The California-based company has secured $1m in seed funding to help set up the San Francisco Bay Area’s first mobile charging network. The charging network will be based on 100 of the company’s energy trailers, which combine solar power generation and energy storage for charging personal electric vehicles of all kinds.
ChargeWheel’s Energy Trailers, as the mobile EV charging solutions are called, combine solar panels with a 550 kWh battery system to set up a mobile, but competent charging system. Charging capacities of the trailers are still somewhat vague, but the manufacturer claims that up to four EVs can charge simultaneously at DC fast charging speeds. The plan is to deploy up to 100 of these trailers by the end of the year, when another round of funding is expected to launch.
CEO of ChargeWheel, Huzaifa Muhammad, described their appeal as such: “ChargeWheel’s offering addresses the sustainability and efficiency shortcomings in the micro-mobility industry by providing a cleaner and more convenient way to charge electric modes of transportation in cities.” While the independence from the grid and capacity to generate their own electricity may prove vital in decentralized locations, as well as not putting additional strain on city grids and saving installation costs and efforts, although the question does remain how a solution such as this will fare in a busier area.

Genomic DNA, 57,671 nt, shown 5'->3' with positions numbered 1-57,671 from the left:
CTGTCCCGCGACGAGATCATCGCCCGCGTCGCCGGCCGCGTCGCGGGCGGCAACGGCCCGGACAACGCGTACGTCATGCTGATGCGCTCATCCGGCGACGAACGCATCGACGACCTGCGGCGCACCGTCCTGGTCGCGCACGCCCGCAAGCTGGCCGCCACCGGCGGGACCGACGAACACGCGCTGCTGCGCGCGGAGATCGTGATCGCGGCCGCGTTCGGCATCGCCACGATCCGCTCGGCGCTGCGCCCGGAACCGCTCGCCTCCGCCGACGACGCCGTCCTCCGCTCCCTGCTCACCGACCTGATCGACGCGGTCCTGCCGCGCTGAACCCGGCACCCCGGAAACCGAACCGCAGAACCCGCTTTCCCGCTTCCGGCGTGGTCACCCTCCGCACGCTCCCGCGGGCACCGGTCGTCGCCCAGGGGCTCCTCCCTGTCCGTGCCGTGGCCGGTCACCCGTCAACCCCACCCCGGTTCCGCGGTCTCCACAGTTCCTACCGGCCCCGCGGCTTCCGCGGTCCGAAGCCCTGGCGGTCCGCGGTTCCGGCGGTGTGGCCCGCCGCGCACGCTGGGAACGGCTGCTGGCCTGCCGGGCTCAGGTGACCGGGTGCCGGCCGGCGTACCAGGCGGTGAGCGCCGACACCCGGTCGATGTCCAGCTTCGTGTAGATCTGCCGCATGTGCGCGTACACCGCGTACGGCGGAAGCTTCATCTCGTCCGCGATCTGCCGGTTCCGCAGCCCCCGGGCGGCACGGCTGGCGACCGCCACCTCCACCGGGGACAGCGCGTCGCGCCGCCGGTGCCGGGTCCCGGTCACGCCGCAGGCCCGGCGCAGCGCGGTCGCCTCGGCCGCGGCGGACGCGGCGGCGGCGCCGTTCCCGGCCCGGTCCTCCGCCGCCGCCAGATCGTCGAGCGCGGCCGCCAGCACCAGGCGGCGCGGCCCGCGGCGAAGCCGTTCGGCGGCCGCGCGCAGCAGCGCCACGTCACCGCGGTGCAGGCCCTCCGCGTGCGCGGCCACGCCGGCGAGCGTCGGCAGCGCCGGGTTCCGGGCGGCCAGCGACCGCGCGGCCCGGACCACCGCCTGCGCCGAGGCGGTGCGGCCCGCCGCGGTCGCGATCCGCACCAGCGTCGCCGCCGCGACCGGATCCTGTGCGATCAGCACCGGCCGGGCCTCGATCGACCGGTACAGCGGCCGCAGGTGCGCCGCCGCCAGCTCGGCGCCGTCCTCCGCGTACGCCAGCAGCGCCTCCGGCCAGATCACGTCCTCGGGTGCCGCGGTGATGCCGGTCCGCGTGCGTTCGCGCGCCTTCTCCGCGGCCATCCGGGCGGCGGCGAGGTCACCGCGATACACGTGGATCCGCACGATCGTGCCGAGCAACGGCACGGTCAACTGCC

In order to use the charging trailers, EV drivers can purchase an unlimited use subscription for $99 per year, or the trailers can be leased by fleet operators for on-site use. The trailers can charge both electric vehicles, as well as provide support for micro-mobility vehicles, such as electric scooters or e-bikes. For these, these capacity of the trailer is expected to fully charge about 400 e-bikes or scooters.
Huzaifa Muhammad further underlines the applicability for micro-mobility fleets, particularly as major cities are increasingly catering to these vehicles to provide mobility to citizens while cutting emissions: “E-scooters and e-bikes are enabling huge strides toward zero-emissions transportation in cities today, but because micro mobility charging networks and infrastructure don’t exist where micromobility devices are primarily used, many of the largest fleet operators are relying on warehouses far away from city centers, stocked with diesel generators to charge their vehicles en masse.”
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